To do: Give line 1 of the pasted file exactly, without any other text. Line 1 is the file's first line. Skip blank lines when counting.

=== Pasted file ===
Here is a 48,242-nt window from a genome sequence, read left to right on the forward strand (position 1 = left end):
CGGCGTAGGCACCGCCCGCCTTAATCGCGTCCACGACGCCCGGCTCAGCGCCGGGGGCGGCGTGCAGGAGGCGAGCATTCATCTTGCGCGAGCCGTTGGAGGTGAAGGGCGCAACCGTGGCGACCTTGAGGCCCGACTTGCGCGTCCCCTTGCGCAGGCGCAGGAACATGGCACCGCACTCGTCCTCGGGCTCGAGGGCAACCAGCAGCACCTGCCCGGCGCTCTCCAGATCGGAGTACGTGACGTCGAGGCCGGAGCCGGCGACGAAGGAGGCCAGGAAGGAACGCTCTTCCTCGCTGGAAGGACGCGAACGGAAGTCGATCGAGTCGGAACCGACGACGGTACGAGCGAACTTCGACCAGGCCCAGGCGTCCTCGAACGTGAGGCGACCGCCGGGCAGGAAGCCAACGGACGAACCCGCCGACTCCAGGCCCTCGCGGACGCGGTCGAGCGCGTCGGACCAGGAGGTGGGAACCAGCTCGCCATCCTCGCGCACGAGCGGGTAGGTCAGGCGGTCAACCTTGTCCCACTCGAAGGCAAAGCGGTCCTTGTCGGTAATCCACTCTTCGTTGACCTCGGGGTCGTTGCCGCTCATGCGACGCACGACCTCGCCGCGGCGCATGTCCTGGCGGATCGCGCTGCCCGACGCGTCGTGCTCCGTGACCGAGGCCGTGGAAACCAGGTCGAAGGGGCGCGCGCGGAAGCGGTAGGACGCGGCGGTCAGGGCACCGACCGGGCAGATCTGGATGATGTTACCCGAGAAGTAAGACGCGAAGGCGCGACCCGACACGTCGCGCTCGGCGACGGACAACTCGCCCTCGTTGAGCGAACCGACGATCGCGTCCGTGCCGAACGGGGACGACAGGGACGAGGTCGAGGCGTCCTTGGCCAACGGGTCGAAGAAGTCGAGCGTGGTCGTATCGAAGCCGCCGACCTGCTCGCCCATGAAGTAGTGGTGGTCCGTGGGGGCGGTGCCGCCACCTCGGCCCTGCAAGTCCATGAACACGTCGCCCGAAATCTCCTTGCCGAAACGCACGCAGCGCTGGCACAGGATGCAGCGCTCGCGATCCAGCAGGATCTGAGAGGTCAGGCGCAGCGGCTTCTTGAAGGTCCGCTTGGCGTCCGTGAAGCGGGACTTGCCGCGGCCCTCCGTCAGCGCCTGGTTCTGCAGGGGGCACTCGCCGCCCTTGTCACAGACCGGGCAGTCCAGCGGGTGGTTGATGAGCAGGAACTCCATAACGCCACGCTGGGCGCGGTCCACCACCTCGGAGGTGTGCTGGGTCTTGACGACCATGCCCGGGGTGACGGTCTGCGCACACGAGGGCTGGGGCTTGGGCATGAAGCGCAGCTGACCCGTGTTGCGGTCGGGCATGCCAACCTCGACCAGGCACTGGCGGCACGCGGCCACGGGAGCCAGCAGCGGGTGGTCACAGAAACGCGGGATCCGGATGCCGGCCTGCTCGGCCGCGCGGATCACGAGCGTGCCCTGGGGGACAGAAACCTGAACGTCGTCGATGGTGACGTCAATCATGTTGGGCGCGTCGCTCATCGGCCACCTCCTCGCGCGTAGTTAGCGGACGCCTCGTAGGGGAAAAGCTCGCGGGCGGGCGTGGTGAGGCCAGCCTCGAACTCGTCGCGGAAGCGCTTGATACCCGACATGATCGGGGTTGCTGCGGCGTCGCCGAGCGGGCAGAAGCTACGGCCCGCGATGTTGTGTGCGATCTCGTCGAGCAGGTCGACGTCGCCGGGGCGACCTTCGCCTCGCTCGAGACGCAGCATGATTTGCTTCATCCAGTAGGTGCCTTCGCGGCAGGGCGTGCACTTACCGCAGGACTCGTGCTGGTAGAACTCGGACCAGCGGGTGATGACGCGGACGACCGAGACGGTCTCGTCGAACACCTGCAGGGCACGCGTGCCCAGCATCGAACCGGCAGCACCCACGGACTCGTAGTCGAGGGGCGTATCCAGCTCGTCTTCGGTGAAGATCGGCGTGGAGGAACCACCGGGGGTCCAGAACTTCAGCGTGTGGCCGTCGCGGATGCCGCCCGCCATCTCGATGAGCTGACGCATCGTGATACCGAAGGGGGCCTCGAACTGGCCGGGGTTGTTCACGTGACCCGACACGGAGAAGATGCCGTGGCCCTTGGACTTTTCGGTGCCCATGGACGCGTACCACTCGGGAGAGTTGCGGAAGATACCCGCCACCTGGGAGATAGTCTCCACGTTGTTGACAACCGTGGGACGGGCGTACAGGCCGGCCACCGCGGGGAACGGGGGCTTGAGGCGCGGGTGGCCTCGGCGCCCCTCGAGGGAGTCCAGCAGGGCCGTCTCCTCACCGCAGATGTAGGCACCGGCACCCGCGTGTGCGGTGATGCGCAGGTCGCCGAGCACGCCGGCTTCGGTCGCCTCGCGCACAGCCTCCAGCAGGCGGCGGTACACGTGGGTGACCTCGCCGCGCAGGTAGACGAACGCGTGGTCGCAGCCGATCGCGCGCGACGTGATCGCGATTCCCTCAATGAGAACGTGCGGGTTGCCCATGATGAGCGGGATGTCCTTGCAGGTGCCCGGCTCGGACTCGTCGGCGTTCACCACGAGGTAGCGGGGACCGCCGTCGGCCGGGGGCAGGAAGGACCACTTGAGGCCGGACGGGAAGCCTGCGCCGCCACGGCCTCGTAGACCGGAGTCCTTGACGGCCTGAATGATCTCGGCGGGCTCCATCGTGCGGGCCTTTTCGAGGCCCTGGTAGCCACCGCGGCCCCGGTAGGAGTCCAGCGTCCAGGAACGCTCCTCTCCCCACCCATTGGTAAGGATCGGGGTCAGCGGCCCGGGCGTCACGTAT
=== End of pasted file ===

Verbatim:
Here is a 48,242-nt window from a genome sequence, read left to right on the forward strand (position 1 = left end):